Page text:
While there are differences among the adult taxa, the adult forms of all three taxa are more similar in shape to one another than their juvenile forms. One possibility is that these taxa become more similar over ontogeny as the result of epigenetic factors relating to terrestrial substrate use. In a study of the ontogeny of the tibiotalar joint in a variety of catarrhines, Turley and Frost [44] found shape convergence in the adult age classes of some phylogenetically distinct primate lineages that had similar substrate use. Similarly, these authors found divergence in phylogenetically close lineages (e.g., Pan paniscus and Pan troglodytes) in the adult age classes that use different substrates. They concluded that these similarities and differences represent evidence of epigenetic factors related to substrate use that influence joint shape congruence.

Finally, it should be noted that if the distal femur has multiple developmental modules (e.g., the medial and lateral condyles or the patellar articular surface and the condyles), then each module could be affected differentially and changes in a portion of the distal femur could be due to heterochrony. The analyses presented here address the complete shape of the distal femur and would be insufficient to uncover heterochrony in a single module, if modules do exist. Similarly, if there were a change in developmental timing that occurred before the youngest individuals in this analysis it would be difficult to detect with these analyses. These may be fruitful avenues for future research.

Evidence for peramorphosis in the hominin distal femur

While more data need to be collected on a larger ontogenetic sample of modern humans (particularly individuals between 7 and 12 years of age), the overall results of these analyses indicate that the morphological pattern of some of the fossil individuals cannot be easily explained by changes in developmental rates in modern humans. The evidence presented here does not preclude the possibility that the morphological transition from early Homo to modern Homo sapiens is a result of heterochrony (Table 5 and Fig 4); however, these data do indicate that the morphological differences between Homo and particularly A. afarensis are not easily accounted for by heterochrony.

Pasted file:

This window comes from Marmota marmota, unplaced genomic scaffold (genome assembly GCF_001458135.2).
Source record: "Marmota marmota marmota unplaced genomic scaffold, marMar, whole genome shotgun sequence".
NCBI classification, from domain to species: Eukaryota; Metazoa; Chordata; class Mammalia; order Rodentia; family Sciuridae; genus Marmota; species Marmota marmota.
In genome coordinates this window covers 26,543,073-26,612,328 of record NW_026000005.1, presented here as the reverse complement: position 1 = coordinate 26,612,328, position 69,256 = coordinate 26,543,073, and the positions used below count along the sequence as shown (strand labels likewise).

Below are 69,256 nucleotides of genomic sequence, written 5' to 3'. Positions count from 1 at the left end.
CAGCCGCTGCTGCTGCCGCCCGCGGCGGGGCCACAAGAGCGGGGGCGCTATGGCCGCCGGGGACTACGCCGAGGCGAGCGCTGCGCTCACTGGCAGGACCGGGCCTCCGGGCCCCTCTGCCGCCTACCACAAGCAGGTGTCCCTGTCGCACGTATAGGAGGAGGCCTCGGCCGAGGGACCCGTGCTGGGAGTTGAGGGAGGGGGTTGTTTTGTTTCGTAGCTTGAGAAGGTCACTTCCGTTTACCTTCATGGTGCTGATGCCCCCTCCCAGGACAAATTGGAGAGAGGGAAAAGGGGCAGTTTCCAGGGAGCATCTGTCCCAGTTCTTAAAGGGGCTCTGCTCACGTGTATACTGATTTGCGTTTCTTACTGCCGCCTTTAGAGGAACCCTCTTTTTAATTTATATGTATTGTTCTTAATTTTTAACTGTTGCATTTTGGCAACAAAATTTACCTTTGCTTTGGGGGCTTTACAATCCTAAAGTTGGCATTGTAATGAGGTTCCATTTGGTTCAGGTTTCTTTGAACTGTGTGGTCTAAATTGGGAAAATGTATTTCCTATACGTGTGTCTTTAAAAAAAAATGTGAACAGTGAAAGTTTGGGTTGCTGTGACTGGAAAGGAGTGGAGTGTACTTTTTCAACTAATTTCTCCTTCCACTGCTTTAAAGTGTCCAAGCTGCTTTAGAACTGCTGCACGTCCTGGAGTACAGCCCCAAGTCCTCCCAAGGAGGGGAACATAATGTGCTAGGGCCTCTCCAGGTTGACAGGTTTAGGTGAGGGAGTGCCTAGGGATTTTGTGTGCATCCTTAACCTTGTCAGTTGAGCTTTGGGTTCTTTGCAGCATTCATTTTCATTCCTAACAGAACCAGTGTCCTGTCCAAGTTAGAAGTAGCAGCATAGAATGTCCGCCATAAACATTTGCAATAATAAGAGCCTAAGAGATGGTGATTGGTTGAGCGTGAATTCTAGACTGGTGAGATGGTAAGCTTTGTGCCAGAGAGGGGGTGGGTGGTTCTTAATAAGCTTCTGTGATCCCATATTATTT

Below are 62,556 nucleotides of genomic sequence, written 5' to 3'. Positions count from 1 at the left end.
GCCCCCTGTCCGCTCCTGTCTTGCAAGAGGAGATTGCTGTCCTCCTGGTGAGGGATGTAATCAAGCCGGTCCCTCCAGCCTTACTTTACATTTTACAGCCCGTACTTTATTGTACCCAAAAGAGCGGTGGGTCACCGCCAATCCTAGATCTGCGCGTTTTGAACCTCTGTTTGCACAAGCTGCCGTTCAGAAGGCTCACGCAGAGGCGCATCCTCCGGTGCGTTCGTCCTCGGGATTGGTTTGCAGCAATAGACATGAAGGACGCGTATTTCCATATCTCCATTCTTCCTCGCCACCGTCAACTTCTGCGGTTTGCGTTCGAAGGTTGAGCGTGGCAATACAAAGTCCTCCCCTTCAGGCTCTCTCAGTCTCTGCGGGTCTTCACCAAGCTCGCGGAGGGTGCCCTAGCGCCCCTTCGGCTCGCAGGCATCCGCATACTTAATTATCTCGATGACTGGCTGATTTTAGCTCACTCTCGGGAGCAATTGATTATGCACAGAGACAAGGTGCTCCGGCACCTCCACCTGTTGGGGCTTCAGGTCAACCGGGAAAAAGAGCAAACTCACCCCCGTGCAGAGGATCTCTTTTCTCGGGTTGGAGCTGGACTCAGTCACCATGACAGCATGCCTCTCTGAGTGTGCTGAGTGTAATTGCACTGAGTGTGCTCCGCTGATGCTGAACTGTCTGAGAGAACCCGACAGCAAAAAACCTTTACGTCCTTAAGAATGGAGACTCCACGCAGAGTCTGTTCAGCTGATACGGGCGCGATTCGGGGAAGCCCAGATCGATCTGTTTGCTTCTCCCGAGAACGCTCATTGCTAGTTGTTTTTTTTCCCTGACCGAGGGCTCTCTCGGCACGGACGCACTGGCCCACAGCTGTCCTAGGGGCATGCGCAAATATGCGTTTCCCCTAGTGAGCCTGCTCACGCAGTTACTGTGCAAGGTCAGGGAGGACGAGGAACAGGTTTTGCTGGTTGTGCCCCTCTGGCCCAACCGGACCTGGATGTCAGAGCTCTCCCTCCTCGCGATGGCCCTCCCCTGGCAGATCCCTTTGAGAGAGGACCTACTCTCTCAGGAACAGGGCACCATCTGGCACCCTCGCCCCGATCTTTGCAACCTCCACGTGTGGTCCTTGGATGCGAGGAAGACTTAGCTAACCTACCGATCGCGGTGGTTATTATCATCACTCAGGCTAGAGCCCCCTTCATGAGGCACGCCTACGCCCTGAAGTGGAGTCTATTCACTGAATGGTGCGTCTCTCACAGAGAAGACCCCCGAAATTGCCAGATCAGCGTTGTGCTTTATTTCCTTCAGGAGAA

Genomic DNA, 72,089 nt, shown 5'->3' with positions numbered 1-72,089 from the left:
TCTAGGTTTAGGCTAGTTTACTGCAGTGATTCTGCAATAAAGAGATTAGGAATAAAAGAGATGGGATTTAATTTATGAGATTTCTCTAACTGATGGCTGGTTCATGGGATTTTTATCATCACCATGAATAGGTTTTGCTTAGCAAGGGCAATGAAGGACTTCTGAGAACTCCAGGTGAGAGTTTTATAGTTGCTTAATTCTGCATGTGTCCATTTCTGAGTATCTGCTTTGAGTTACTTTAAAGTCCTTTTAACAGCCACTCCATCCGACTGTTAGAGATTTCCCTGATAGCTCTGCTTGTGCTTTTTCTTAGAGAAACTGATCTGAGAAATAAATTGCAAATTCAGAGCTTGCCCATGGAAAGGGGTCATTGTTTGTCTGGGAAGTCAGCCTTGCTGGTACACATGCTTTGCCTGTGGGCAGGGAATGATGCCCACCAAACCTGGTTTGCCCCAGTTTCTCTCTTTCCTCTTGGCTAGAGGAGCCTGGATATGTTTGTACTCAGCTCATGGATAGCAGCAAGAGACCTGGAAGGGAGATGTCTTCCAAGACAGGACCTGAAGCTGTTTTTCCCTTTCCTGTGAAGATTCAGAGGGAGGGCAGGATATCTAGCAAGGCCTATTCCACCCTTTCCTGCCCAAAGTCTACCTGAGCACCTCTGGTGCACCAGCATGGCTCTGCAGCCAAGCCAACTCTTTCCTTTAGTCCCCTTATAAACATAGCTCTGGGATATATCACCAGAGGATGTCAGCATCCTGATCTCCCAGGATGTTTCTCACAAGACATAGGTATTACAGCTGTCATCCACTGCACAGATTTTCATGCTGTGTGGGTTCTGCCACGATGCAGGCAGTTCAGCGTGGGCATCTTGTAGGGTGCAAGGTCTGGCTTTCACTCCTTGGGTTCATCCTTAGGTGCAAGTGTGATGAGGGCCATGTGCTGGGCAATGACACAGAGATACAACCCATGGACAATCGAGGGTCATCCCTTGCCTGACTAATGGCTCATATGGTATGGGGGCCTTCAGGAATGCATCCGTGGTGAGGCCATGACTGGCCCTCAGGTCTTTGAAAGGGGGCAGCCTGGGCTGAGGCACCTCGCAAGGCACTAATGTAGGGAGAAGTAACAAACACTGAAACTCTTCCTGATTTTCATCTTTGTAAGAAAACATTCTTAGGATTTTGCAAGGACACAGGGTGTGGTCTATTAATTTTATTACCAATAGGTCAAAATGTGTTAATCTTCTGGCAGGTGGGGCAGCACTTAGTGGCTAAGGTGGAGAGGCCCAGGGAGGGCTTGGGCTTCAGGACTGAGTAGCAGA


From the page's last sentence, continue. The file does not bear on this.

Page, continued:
If the morphology of Australopithecus simply represented an early cessation of development as compared to Homo sapiens, then A.L. 333–4, A.L. 129-1a, and Sts 34 should have been most similar to the younger Homo sapiens specimens; instead, both A.L. 333–4 and A.L. 129-1a were more similar to Pan and Gorilla than to modern humans (Fig 4 and Table 5). In addition, KNM-ER 3951, a hominin of indeterminate genus and species, was also more similar to the Pan/Gorilla developmental trajectories than Homo (Fig 5). If the morphological variation in Plio-Pleistocene hominin distal femora is not due to differences in developmental patterning, then perhaps there was some change in the underlying regulatory genes that pattern the shape of the distal femur in bipedal hominins versus quadrupedal apes. While the forelimb and hindlimb are serially homologous structures governed by common Hox genes [45], [46], [47], [48], [49], there are genes that specifically affect hindlimb morphogenesis, specifically Tbx4, Pitx1, and Pitx2 [50], [51], [52], [53], [54], [55]. It has been hypothesized that Pitx1 and Pitx2 function in hindlimb outgrowth, whereas Tbx4 functions more for hindlimb shape [55], [56]. Mutations in the Tbx4 genes have led to developmental abnormalities in the musculoskeletal system of the hindlimb [57], [58], [59], [60], [61], [62]. Additionally, GDF5 is a bone morphogenic protein that functions in the development of joints throughout the skeleton [63], [64], [65], [66]. Recently, separate GDF5 enhancers have been shown to affect very specific growth plates and individual diarthroses in the postcranial skeleton [67]. Changes in any of these genes could affect the patterning of the morphology of the distal femur and could be further modified epigenetically, as suggested by Lovejoy et al. [8].